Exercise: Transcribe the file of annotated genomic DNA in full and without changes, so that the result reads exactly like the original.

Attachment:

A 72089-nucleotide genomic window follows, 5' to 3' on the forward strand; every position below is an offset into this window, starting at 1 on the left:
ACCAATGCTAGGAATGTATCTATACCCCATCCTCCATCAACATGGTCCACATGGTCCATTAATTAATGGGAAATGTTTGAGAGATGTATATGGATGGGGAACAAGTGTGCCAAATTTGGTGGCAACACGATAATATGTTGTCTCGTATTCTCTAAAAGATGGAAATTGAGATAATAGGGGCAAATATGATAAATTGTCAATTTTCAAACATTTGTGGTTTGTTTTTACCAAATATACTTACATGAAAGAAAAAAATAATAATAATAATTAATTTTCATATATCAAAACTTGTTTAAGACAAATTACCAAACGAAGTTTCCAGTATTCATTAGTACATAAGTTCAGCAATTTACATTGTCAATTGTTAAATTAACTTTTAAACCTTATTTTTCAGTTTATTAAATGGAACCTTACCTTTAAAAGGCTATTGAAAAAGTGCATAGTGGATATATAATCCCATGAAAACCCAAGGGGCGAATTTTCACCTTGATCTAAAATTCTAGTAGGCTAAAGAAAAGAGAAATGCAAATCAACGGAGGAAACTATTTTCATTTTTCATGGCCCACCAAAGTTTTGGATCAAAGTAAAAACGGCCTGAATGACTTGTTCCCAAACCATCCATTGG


A 72089-nucleotide genomic window follows, 5' to 3' on the forward strand; every position below is an offset into this window, starting at 1 on the left:
ACCAATGCTAGGAATGTATCTATACCCCATCCTCCATCAACATGGTCCACATGGTCCATTAATTAATGGGAAATGTTTGAGAGATGTATATGGATGGGGAACAAGTGTGCCAAATTTGGTGGCAACACGATAATATGTTGTCTCGTATTCTCTAAAAGATGGAAATTGAGATAATAGGGGCAAATATGATAAATTGTCAATTTTCAAACATTTGTGGTTTGTTTTTACCAAATATACTTACATGAAAGAAAAAAATAATAATAATAATTAATTTTCATATATCAAAACTTGTTTAAGACAAATTACCAAACGAAGTTTCCAGTATTCATTAGTACATAAGTTCAGCAATTTACATTGTCAATTGTTAAATTAACTTTTAAACCTTATTTTTCAGTTTATTAAATGGAACCTTACCTTTAAAAGGCTATTGAAAAAGTGCATAGTGGATATATAATCCCATGAAAACCCAAGGGGCGAATTTTCACCTTGATCTAAAATTCTAGTAGGCTAAAGAAAAGAGAAATGCAAATCAACGGAGGAAACTATTTTCATTTTTCATGGCCCACCAAAGTTTTGGATCAAAGTAAAAACGGCCTGAATGACTTGTTCCCAAACCATCCATTGG